PHOENIX – Public Safety Manager and former chief of the Phoenix Police Department Jack Harris retired Friday morning, the mayor's office confirmed.
On March 3, Harris was removed from the day-to-day operations of the Phoenix Police Department. Assistant Chief Joe Yahner stepped up to become interim chief.
The move came amid controversy and widespread criticism over kidnapping numbers the Phoenix Police Department submitted to obtain a $ 1.7 million federal grant from the U.S. Justice Department. It has been suggested that those numbers, which were from 2008, were deliberately manipulated to make an admittedly bad problem look even worse.
There were calls for Harris' resignation almost immediately.
The day before he was reassigned, however, Harris was adamant that he would not step down.
“Anyone who wants these stars can come and get them,” a visibly angry Harris said from the scene of a home invasion on March 2. “But I’ve got news for you. I’m not giving them to you. You’re going to have to take them.
“I’ve been accused of doing something wrong because I went to the federal government and said, ‘Give me money to help me protect this community and to protect my officers.’ … If I did something wrong by doing that, stand by, because I’m going to do it again and again and again as long as I’m wearing this uniform ….”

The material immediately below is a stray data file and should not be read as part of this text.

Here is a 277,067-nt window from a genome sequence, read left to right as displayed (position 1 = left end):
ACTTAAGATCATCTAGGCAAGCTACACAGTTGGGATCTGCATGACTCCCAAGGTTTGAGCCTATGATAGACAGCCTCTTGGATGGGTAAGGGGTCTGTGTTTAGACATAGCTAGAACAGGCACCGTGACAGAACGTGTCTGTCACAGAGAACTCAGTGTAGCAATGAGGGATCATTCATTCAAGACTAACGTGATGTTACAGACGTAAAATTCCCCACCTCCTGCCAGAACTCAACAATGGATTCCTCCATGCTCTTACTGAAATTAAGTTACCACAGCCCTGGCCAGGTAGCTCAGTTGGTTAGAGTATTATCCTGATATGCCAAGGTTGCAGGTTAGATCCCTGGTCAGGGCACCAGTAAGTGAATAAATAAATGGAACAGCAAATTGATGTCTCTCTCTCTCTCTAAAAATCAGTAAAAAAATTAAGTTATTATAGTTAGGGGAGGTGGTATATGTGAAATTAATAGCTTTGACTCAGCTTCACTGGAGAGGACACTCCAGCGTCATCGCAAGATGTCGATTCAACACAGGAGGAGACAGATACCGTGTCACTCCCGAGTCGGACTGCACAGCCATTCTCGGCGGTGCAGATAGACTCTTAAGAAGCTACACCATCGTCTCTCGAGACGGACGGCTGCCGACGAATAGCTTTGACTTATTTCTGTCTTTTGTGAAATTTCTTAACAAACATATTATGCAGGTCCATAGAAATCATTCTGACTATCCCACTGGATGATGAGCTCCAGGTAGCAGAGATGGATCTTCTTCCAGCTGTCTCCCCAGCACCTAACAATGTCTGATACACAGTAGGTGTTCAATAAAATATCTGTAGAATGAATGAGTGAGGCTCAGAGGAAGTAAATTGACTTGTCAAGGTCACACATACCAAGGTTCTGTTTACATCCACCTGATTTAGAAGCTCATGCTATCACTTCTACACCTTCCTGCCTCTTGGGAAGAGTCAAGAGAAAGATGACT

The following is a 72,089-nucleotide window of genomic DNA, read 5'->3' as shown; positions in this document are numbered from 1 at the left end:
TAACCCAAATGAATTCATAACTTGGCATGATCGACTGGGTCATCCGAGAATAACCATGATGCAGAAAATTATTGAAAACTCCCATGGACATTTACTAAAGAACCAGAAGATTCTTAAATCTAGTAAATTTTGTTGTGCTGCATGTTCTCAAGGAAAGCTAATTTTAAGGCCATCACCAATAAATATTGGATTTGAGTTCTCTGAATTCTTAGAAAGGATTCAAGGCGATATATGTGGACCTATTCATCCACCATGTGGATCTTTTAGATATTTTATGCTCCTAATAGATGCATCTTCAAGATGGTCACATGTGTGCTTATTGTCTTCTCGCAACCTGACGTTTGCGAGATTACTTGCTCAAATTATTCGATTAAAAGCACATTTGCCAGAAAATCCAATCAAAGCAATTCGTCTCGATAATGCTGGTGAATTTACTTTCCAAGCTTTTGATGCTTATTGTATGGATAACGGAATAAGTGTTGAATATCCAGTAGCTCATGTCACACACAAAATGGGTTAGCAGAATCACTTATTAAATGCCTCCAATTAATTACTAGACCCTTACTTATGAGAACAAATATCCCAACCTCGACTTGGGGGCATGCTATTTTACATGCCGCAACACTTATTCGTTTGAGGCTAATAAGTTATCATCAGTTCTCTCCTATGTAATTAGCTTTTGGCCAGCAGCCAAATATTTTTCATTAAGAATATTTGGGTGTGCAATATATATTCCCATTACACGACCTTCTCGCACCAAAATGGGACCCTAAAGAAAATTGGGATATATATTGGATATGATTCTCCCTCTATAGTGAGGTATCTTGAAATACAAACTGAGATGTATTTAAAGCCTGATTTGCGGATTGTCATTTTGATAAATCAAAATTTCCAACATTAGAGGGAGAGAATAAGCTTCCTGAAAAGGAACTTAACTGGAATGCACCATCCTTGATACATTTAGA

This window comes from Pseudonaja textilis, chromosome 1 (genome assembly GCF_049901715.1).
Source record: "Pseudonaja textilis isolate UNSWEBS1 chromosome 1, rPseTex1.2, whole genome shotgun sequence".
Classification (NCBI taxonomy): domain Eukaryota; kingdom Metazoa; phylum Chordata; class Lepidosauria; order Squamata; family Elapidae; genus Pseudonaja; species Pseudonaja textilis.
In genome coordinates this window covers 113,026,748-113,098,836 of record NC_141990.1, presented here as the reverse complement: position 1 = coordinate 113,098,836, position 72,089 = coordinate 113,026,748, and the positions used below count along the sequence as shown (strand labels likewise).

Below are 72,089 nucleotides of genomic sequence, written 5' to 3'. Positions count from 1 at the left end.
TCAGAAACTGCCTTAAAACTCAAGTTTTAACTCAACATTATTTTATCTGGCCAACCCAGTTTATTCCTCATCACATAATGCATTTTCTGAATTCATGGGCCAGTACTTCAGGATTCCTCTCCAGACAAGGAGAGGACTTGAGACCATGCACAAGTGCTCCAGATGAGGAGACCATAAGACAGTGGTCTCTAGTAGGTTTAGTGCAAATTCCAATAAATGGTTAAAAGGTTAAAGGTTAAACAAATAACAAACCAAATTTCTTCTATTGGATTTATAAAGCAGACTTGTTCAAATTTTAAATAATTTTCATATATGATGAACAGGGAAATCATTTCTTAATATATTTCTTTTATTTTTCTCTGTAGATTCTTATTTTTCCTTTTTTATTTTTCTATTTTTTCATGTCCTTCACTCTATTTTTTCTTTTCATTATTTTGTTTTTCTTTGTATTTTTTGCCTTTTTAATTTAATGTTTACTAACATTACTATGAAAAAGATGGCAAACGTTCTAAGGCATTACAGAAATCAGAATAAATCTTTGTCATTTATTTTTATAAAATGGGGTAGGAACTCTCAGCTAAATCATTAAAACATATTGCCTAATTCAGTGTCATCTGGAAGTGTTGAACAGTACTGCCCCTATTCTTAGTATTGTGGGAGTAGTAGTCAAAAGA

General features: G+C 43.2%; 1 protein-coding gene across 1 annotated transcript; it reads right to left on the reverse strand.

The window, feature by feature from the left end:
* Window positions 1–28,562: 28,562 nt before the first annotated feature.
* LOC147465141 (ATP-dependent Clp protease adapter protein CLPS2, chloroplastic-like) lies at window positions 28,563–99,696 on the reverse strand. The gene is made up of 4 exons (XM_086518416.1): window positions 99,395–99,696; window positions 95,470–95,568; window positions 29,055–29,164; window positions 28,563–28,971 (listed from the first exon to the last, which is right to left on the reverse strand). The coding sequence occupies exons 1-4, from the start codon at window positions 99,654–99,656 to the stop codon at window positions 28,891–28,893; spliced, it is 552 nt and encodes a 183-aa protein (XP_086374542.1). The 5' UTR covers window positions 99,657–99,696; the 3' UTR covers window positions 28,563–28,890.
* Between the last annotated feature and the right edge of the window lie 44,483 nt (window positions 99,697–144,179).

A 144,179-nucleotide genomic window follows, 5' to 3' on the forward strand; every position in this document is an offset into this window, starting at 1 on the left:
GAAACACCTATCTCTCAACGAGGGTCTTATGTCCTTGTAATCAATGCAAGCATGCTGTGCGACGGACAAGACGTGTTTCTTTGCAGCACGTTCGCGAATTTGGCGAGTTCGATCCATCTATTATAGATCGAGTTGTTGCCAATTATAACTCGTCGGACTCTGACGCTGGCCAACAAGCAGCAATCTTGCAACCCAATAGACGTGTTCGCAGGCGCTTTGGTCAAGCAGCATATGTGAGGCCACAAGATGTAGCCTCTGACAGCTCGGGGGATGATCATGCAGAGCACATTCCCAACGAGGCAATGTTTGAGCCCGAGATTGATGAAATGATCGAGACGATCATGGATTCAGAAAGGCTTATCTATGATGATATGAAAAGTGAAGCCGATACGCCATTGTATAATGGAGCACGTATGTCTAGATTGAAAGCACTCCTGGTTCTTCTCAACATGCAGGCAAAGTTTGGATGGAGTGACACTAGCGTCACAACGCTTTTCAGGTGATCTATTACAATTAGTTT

Harris started his law-enforcement career as a patrol officer in the Desert Horizon precinct of the Phoenix Police Department in 1972. With stints in SWAT, Professional Standards, and North Patrol, Harris worked his way up to the top position.
When Harris retired as police chief in 2007, the city created the position of public safety manager for him. That position included direct authority over the police department, as well as security operations of the Aviation, Public Transit, and Water Services departments, and the city's Emergency Management Program and Emergency Operation Center.
"To devote 39 years to making one city safe is unprecedented today," said Mayor Phil Gordon in a statement. "So is rising from walking a beat to commanding one of the largest – and best – police forces in America.
"The City of Phoenix today is at a quarter century low in our crime rate and much of the credit for the safety of our families and our neighborhoods goes to Jack Harris and his leadership."
(Read full statement from the mayor)
"While he served as Chief and Public Safety Manager, the Police Department became recognized nationally as a leader in community-based policing," Assistant City Manager Ed Zuercher in a statement. "Crime rates are at an all-time low to a great extent because of Jack's focus on getting the worst criminals off the street."
(Read full statement from the city)
Zuercher told 3TV he spoke to Harris Friday morning. He said Harris planned to simply enjoy his retirement.
With Yahner helming the Phoenix Police Department, Zuercher there is no big rush to find a replacement for Harris.
Harris himself was not immediately available for comment. It's not clear if his decision to retire was influenced by the controversy over the kidnapping statistics.
An independent panel was commissioned to look into those problematic numbers. Zuercher said the panel expected to release its findings and recommendations next month.